Scenes along the the Kentuckiana Pride Parade Route
See the colors of love and pride on parade with additional photos of the festival by Kathryn Harrington. See the event at the LEO Weekly online: Photo Set: 2017 Kentuckiana Pride Festival
Interested in purchasing a digital download or print from this gallery? Photos Available for Purchase
Today the LEO Weekly published a story by Creig Ewing on UofL’s star pitcher/hitter Brendan McKay, UofL’s Major League Baseball double threat Brendan McKay that I shot at a cold Friday night game in April. It was the first time I’d shot baseball in ages! I had to walk back to the car for my jacket after the second inning or freeze.
It certainly helps to not have to worry about game action and only focus on one player. Thankfully he played all but the last inning, so there were plenty of opportunities to catch him at work.
When he returned to the dugout, I kept watching for his face from where I was allowed to shoot from along the first base line. He leaned over the rail to watch the last inning and I made about four different versions of him there. the Leo used the one where he’s looking at the camera, but I liked him looking out, as a guy standing to the right of McKay kept moving, changing the background.
At the end I was supposed to meet with the media rep and go out on the field with the players. He wasn’t around, so I went on out looking for a last photo of McKay. The coach was talking to his players and I was walking around when I heard a whistle and a “hey.” A different coach caught me and chastised me for being on the field as we returned to the dugout. Without explaining, I said I was sorry, and left.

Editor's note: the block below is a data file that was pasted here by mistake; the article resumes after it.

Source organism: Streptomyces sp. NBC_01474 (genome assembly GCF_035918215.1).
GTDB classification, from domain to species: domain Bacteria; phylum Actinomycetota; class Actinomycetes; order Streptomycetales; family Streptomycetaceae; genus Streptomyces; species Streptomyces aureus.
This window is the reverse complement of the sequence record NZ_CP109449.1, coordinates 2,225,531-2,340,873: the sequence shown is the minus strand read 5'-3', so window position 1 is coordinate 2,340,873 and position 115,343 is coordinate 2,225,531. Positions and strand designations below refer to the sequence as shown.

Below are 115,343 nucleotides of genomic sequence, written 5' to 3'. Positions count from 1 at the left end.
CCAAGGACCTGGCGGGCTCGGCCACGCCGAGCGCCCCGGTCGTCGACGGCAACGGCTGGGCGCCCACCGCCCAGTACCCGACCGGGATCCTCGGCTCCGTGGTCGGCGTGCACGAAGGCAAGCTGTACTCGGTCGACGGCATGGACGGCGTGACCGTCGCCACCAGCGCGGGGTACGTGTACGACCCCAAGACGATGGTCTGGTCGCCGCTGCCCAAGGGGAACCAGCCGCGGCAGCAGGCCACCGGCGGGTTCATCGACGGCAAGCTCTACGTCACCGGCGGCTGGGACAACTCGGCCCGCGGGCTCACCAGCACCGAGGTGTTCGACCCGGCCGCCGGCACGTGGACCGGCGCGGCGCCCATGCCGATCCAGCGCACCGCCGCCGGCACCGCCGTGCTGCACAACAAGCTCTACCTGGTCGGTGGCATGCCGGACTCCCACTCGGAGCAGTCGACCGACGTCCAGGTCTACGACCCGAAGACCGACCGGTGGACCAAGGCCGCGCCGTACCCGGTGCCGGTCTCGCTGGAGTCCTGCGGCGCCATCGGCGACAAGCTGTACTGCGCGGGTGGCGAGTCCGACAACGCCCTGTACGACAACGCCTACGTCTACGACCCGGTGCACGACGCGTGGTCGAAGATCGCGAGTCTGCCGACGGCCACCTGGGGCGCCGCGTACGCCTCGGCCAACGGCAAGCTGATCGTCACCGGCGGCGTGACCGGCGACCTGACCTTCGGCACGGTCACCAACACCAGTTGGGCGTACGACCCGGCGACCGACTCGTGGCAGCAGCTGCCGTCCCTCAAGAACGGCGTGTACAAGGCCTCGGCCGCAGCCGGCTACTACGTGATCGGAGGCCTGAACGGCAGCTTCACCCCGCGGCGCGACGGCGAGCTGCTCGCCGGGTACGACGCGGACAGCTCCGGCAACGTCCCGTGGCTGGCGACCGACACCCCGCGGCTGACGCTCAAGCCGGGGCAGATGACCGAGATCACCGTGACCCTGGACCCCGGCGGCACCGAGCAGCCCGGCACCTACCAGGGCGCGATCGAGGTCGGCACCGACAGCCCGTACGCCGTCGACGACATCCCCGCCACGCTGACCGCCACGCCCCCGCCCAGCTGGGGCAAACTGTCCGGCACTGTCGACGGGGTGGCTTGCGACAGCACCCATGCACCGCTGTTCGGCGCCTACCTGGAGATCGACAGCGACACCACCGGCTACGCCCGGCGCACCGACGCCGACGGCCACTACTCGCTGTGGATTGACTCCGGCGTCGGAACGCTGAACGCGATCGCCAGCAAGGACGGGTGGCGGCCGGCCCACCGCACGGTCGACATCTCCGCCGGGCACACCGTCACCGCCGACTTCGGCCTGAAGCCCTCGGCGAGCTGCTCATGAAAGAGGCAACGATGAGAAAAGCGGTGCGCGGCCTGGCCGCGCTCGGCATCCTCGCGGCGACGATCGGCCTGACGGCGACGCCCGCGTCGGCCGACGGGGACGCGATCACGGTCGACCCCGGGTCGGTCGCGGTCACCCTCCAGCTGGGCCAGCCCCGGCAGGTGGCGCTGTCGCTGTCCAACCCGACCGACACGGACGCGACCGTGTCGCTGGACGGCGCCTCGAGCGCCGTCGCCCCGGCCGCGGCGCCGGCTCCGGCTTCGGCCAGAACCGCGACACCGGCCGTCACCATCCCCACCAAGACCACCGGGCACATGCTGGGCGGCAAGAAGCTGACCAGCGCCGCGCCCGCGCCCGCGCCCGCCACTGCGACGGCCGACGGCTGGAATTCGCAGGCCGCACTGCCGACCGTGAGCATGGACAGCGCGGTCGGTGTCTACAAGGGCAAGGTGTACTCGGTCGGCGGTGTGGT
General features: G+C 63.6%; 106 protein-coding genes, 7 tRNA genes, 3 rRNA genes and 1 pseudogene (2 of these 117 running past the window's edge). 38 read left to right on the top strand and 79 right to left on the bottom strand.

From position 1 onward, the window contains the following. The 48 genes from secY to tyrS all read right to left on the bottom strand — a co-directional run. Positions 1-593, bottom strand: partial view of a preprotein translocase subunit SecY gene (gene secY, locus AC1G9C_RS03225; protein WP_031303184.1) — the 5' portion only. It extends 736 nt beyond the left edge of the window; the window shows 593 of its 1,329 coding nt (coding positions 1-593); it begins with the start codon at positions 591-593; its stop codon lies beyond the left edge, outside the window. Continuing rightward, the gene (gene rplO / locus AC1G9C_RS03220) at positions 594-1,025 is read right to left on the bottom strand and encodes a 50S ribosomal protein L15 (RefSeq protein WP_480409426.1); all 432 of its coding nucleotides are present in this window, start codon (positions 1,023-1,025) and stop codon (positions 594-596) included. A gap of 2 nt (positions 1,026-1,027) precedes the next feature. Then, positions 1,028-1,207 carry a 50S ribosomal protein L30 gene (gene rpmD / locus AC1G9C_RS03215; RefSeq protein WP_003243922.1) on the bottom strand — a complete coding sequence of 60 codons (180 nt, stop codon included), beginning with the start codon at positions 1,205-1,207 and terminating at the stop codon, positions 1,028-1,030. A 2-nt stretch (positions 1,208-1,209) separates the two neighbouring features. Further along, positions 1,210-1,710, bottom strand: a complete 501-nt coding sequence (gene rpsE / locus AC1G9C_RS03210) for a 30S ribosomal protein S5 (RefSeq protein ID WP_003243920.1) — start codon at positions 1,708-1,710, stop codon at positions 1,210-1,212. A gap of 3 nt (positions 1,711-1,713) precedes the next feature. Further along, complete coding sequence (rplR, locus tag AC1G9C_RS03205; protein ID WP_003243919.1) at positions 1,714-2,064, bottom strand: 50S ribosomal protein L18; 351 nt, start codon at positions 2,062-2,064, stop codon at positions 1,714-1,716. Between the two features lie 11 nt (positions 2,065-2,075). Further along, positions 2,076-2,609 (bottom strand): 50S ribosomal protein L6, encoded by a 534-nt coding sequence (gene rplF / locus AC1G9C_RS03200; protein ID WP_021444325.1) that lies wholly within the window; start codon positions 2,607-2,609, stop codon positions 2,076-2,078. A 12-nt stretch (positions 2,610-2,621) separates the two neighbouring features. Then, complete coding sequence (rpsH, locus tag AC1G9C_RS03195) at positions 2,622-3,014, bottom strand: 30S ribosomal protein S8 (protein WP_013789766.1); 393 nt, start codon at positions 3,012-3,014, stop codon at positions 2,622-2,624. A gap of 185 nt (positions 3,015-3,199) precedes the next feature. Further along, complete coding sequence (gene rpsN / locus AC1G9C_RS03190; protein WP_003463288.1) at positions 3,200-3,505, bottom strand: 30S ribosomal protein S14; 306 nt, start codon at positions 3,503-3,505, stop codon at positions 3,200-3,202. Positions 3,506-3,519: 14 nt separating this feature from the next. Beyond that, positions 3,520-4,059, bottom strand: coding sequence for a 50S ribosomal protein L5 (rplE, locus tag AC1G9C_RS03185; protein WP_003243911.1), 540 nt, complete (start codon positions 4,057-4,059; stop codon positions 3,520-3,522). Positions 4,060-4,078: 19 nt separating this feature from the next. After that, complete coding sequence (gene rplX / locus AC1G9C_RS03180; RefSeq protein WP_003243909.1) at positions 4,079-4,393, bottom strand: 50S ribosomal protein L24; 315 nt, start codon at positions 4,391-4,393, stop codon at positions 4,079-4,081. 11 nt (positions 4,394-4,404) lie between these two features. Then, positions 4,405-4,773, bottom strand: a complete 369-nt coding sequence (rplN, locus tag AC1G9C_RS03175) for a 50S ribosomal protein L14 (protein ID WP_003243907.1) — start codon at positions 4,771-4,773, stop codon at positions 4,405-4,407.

Many thanks to Keith Stone, managing editor at LEO Weekly, for asking me to shoot this and get quotes and write a copy block. He positioned the story well with a tweak to the lede that made it a warm-up to President Trump’s upcoming visit. Glad to also have my photos run online and for the online teaser inside the next issue. See the story and photos in the LEO Weekly March 15, 2017 issue.
Here’s another restaurant/food story … (With much thanks to Chef/Owners Kathy Cary of Lilly’s and La Peche, Anoosh Shariat and Paula Barmore of anoosh Bistro and Noosh Nosh and Louvino’s owner Chad Coulter for allowing me into their kitchens and dining rooms for photos.)
On the stands today: “Lonely in the kitchen: Restaurant worker shortage hits Louisville,” a LEO Weekly feature by Susan Riegler about how the locally-owned restaurants we enjoy in Louisville are dealing with hiring new staff.
For some restaurants, it has led to signing bonuses. (Go read the story for more about that.) For me, it was about blur, yet with something in focus.
For this assignment, I spent time shooting during breakfast at Noosh Nosh and anoosh Bistro, during lunch and dinner in Lilly’s kitchen and then during dinner at Louvino. Probably more time than I needed to at Lilly’s, but I was directed to “shoot something artsy” by Keith Stone, managing editor at the LEO, for their square cover. So I was there dragging the shutter and panning the motion of server Rosalie Guthrie as she expedited food, walking backward in front of her to the dining room. Generally, getting in her way. I tried rear curtain synch on Allen Grimm, Chef de Cuisine, while he prepared dishes. Blur, baby, blur! Lilly’s Chef/Owner Kathy Cary walked past the camera, rendered as a ghost passing the in-focus staff in the background.